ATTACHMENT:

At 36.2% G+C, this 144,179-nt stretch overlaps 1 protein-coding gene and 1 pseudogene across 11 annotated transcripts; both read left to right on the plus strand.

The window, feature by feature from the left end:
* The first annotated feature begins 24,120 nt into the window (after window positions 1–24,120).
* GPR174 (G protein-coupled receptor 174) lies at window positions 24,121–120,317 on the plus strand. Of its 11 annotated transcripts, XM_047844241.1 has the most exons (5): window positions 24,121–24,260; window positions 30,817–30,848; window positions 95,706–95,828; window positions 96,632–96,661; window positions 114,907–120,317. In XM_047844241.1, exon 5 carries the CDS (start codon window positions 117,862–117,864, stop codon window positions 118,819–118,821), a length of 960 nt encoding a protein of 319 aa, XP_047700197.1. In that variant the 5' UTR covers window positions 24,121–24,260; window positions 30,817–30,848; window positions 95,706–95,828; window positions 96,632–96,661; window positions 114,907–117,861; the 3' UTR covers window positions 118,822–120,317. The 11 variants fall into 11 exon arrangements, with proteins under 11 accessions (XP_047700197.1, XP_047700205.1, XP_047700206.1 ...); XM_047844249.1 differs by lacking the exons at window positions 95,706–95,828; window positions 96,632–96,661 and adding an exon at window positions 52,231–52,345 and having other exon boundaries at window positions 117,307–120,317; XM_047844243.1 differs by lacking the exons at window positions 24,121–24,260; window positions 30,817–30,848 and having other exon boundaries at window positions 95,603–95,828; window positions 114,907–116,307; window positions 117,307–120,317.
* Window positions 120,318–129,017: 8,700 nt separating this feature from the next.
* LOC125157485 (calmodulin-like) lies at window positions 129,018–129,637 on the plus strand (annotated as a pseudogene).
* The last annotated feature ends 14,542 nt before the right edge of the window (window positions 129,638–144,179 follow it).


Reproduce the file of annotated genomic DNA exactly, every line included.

At 36.2% G+C, this 144,179-nt stretch overlaps 1 protein-coding gene and 1 pseudogene across 11 annotated transcripts; both read left to right on the plus strand.

The window, feature by feature from the left end:
* The first annotated feature begins 24,120 nt into the window (after window positions 1–24,120).
* GPR174 (G protein-coupled receptor 174) lies at window positions 24,121–120,317 on the plus strand. Of its 11 annotated transcripts, XM_047844241.1 has the most exons (5): window positions 24,121–24,260; window positions 30,817–30,848; window positions 95,706–95,828; window positions 96,632–96,661; window positions 114,907–120,317. In XM_047844241.1, exon 5 carries the CDS (start codon window positions 117,862–117,864, stop codon window positions 118,819–118,821), a length of 960 nt encoding a protein of 319 aa, XP_047700197.1. In that variant the 5' UTR covers window positions 24,121–24,260; window positions 30,817–30,848; window positions 95,706–95,828; window positions 96,632–96,661; window positions 114,907–117,861; the 3' UTR covers window positions 118,822–120,317. The 11 variants fall into 11 exon arrangements, with proteins under 11 accessions (XP_047700197.1, XP_047700205.1, XP_047700206.1 ...); XM_047844249.1 differs by lacking the exons at window positions 95,706–95,828; window positions 96,632–96,661 and adding an exon at window positions 52,231–52,345 and having other exon boundaries at window positions 117,307–120,317; XM_047844243.1 differs by lacking the exons at window positions 24,121–24,260; window positions 30,817–30,848 and having other exon boundaries at window positions 95,603–95,828; window positions 114,907–116,307; window positions 117,307–120,317.
* Window positions 120,318–129,017: 8,700 nt separating this feature from the next.
* LOC125157485 (calmodulin-like) lies at window positions 129,018–129,637 on the plus strand (annotated as a pseudogene).
* The last annotated feature ends 14,542 nt before the right edge of the window (window positions 129,638–144,179 follow it).